Good Things to Do and NOT Do If the Layoff Notice Comes…07.25.08

25 07 2008

I certainly don’t expect or plan on being laid off and there are no indications to the contrary.  I am trying to be of increasing value to my employer as time goes on. Hopefully, it will be noticed.

You never know, however, what a day will bring forth. 

Lifehacker referred to an article in today’s New York Times entitled “If Your Being Laid Off or Expecting to Be” by Marci Alboher [http://shiftingcareers.blogs.nytimes.com/2008/07/25/if-youre-laid-off-or-expecting-to-be/].  Here are highlights I though were worth noting:

“…We began by talking about the things you shouldn’t do after being laid off, like saying disparaging things about your former employer to anyone other than close friends and family.

We then moved on to some of the more practical elements — making sure that your résumé is in order, that you have something presentable to wear to interviews and professional meetings and that you have spiffed up your online presence, if that is appropriate in your field.

We spent a good bit of time talking about touching base with all the crucial people in your network. And in times like this, when so many layoffs are driven by the slowing economy, there really is no need to feel any shame when picking up the phone to share the news with someone and ask for support, job leads or introductions. Often it’s the weak ties — the friends of your closest friends, for example — not the strong ties, that lead to opportunities. So make sure that you are systematically trying to reach those people. Linkedin [http://www.linkedin.com/] is a very good tool for locating people who are one or two degrees away from your immediate circle. Another way is to start putting out the word to everyone you come into contact with that you are open to introductions.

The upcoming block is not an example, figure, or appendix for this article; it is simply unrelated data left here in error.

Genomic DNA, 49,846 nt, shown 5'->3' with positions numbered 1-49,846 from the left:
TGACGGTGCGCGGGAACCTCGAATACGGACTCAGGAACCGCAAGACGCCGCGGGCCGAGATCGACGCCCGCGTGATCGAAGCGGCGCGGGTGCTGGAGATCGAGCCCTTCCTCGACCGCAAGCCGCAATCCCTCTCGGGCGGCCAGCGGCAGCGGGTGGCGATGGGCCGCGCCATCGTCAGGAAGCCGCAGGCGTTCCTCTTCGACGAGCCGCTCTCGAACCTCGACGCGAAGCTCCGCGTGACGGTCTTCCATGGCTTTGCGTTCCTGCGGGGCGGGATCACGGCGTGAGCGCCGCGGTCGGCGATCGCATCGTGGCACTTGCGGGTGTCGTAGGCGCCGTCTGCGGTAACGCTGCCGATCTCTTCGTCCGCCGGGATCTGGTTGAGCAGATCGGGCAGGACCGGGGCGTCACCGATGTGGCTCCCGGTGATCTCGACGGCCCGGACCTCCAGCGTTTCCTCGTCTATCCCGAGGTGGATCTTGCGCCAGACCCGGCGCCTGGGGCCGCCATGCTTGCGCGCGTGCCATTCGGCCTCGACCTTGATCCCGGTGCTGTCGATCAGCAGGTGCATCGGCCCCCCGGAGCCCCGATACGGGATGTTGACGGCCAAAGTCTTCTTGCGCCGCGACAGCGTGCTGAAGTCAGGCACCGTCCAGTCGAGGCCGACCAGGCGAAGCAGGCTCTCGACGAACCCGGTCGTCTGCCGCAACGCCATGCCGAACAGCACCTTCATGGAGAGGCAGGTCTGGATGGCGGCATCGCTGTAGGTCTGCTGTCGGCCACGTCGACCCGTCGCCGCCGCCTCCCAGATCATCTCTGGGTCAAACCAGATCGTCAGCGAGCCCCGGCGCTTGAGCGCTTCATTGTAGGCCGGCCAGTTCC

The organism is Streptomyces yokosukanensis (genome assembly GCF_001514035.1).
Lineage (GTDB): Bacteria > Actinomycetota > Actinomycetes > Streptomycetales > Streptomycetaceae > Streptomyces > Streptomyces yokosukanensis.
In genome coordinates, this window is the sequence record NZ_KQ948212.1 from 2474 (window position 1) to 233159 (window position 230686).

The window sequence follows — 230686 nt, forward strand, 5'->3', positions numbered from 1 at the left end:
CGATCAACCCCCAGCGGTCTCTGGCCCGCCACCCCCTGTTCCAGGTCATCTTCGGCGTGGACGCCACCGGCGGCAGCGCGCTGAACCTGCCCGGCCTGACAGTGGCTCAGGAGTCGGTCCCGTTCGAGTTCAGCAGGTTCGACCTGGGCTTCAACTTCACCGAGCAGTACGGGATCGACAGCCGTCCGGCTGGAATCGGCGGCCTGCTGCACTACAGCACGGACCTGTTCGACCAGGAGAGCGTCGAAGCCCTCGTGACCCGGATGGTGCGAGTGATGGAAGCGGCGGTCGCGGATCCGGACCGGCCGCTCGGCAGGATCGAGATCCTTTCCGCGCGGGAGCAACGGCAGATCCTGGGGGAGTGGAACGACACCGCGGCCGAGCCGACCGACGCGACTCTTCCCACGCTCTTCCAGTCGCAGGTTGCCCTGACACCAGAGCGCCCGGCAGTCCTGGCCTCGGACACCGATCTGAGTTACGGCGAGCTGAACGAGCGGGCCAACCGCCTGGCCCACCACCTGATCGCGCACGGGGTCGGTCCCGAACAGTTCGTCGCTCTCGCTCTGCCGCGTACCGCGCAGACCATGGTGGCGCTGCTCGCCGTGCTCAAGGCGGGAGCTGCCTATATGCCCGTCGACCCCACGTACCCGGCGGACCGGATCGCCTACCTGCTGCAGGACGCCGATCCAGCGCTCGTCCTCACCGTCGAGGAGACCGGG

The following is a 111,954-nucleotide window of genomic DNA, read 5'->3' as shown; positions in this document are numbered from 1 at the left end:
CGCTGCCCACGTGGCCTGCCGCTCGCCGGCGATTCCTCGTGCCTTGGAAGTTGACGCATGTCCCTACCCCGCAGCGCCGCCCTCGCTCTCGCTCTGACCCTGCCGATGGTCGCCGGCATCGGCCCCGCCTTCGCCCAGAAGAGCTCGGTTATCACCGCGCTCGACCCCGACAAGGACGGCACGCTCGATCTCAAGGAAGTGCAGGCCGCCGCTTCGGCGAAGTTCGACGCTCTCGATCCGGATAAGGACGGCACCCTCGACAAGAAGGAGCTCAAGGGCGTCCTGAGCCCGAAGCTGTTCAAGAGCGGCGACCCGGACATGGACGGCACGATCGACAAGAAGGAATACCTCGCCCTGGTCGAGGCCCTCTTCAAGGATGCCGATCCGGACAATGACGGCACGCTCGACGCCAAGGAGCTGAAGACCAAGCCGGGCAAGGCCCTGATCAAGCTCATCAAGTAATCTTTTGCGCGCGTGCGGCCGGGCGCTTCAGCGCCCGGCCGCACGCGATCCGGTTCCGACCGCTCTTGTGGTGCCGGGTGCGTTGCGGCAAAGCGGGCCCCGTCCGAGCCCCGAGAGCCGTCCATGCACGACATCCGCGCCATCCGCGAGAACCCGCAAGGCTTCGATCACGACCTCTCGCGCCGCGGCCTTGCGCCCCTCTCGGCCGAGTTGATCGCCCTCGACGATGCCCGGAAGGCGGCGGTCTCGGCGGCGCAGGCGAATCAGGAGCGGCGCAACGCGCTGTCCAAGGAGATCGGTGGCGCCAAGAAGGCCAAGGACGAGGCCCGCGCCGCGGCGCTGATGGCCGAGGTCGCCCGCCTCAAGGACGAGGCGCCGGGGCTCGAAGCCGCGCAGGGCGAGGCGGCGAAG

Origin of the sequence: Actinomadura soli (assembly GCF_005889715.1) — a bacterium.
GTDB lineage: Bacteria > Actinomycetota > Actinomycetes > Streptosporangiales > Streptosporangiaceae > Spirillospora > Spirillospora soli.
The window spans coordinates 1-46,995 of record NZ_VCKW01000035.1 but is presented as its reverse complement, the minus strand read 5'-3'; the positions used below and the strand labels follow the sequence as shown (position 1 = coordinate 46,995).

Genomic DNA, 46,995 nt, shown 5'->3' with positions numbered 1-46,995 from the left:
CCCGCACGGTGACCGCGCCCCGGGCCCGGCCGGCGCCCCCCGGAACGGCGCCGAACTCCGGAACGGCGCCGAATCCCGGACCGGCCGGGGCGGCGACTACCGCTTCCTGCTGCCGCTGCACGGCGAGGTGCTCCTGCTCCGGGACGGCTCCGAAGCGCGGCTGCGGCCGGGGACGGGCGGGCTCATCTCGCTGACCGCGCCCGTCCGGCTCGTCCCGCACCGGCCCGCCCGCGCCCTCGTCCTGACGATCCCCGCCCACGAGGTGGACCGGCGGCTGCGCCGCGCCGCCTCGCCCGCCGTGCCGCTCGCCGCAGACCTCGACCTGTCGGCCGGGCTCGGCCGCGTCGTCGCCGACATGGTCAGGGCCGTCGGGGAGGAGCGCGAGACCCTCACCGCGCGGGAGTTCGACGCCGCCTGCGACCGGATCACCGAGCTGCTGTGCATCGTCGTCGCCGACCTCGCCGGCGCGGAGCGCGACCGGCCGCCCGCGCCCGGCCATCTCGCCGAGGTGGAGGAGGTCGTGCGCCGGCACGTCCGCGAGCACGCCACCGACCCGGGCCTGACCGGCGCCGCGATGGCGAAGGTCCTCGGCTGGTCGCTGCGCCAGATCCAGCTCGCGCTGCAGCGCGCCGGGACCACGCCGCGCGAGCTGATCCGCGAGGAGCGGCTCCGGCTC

Finally, I suggested that people do some writing. While it may feel like an odd time for gratitude, you may make some good impressions by composing a few handwritten thank you notes to those who have helped you in your career. Similarly, if you can craft a graceful departure e-mail thanking colleagues for their support, providing your personal contact information and saying you are open to any leads or introductions, again you may be pleased with the results…”

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